The marines of the Legiones Astartes are probably the most iconic army in the Warhammer 40,000 universe. Genetically-engineered supersoldiers who fight harder, better and longer than any foe. Yes, marines are totally badass. I’m pretty sure the Oxford dictionary has a picture of an Ultramarine instead of a definition of the word “badass”–that’s how badass marines are.
The Warhammer 40,000 rules capture this badassness well–marines are usually outnumbered, but are good at pretty much everything (without being awesome at everything). They also have a decent Leadership value and the And They Shall Know No Fear special rule, which serve as abstractions of not only their general cool-headedness under fire, but also their superior strategising and tactics.
It is not until you see marines played well in Epic:Armageddon, however, with its greater provision for employing strategy and tactics, that you truly gain an appreciation for just how awesome marines really are. With the highest possible Strategy rating (5) and a standard Iniitiative value of 1+, marines can be trusted to perform the orders given to them and to get the job done (unlike the Guard who will fail to take your orders, on average, once in every six activations).
The Codex Marines army list provides a strategic and tactical flexibility that other armies can only dream about. Even so, a marine player will almost always be significantly outnumbered in your typical Epic:Armageddon game (just as they are in WH40K games, but that the effect is magnified in the 6mm scale). Particularly when playing against “horde” armies like Orks or Tyranids, the sheer number of units available to your opponent can be truly daunting.
Luckily, the marines make up for their limited numbers in both hiting power and, more importantly, projection of that power. Drop pods and air transports are the marines player’s best friends. They can’t do the job alone–you always need some armour on the ground–but the ability to drop a large chunk of your army anywhere you choose on the battlefield cannot be understated.
Here’s the bottom line: If you try to play marines like they were the Imperial Guard, standing ground and shooting at your opponent, you will almost certainly be outmanoeuvred and lose. Similarly, if you drop your entire army, you will likely be outmanoeuvred and lose. Take a little from column A and a little from column B, though, and suddenly marines become a force to be reckoned with.
The canny marines player adopts a combined-arms approach that mixes “ground pounder” units (to take and hold ground) with airbourne units (to project power). Above all, though, a good marines player aims to play to their core strength: ASSAULTS.
Let’s look at a typical marines force, and explore how you might play it.
In the Space Wolves force above, you can see the player has elected to take a varied force of “pillar” units (such as the Tactical and Devastator, Land Raider and Whirlwind detachments), rapid-response units (the Land Speeder and Bike detachments), and air-assault formations (the Thunderhawk loaded with Devastator and Assault detachments). The player has also taken a Terminator detachment, which is a very expensive formation, but brings enormous tactical flexibility (not to mention raw hitting power in the right circumstances).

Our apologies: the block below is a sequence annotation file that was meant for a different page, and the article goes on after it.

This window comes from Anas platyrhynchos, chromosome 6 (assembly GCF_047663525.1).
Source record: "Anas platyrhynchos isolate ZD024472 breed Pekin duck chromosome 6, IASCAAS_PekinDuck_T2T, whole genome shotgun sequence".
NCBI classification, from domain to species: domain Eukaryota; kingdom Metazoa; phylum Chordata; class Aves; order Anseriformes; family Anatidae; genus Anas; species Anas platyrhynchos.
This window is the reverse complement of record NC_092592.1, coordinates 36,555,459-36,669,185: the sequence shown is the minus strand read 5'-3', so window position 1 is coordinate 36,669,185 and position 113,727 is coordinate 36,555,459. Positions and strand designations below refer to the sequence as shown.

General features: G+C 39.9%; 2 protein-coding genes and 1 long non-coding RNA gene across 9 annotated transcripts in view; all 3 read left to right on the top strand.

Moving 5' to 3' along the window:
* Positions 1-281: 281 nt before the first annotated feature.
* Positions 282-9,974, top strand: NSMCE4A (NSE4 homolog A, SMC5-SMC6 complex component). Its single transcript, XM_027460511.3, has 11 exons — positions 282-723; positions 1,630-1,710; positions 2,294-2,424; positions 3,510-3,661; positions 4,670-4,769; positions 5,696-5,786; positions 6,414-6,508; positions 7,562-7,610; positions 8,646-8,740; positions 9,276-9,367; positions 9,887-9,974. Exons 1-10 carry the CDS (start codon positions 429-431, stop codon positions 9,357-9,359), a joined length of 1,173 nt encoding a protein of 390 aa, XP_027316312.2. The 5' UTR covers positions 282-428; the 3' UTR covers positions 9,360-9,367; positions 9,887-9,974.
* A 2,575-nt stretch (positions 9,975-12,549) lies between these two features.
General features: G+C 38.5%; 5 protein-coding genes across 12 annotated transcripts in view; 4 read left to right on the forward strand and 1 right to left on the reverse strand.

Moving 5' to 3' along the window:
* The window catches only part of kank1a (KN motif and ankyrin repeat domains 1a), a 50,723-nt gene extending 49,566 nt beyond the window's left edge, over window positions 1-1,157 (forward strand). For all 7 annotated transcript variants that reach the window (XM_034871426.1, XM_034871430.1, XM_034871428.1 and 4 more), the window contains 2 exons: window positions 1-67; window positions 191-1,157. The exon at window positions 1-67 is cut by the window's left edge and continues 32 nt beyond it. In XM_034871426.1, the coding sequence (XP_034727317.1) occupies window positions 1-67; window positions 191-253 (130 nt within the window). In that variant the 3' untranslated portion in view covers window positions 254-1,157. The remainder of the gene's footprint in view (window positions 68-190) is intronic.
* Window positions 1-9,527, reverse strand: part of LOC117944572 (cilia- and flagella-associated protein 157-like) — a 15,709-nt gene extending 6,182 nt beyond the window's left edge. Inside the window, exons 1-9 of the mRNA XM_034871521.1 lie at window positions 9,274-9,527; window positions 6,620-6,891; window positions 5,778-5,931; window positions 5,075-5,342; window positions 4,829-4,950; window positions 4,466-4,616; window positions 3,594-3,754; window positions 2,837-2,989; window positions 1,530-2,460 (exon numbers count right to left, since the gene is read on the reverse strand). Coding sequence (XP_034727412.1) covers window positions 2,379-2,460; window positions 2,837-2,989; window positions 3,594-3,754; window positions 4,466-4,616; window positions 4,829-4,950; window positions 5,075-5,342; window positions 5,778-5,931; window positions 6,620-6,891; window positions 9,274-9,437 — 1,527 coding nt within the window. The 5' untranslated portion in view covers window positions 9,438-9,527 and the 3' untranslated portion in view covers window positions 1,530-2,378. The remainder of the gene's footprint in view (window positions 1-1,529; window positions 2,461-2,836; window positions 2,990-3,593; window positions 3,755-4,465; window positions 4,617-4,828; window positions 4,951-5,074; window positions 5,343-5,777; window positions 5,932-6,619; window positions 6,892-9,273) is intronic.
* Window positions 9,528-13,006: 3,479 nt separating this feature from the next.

With a force like this one, you would focus on claiming and trying to hold ground using the Tactical detachments and Devastator detachment in Rhinos, supporting these formations with the Land Raiders and Whirlwinds.
Meanwhile, the Land Speeders would likely range up the flank looking for opportunities to Double and shoot up an enemy formation to prepare it for an assault. Likewise, the Bike detachment would make its way up the battlefield, ducking from cover to cover if possible, in an effort to assault the enemy formation “prepped” by the Land Speeders.
The Thunderhawk and Terminators should be kept in reserve awaiting the appropriate moment to launch and support (respectively) an air assault upon either the enemy’s most expensive formation (your Break Their Spirit objective) or the forces defending the enemy blitz, both of which tend to have the effect of keeping your opponent on the back foot and off his game.
This was a quick look at how you might play a marines force in Epic:Armageddon. Marines are such a flexible force that there many, many different combinations of detachments you could exploit. But so long as you don’t try to play marines as a stand-and-shoot army and instead focus on preparing formations for assault, assaulting, and then more assaulting again…you should do just fine.
-The floor is open for your questions, and in case your didn’t notice, I’M A FLY LORD!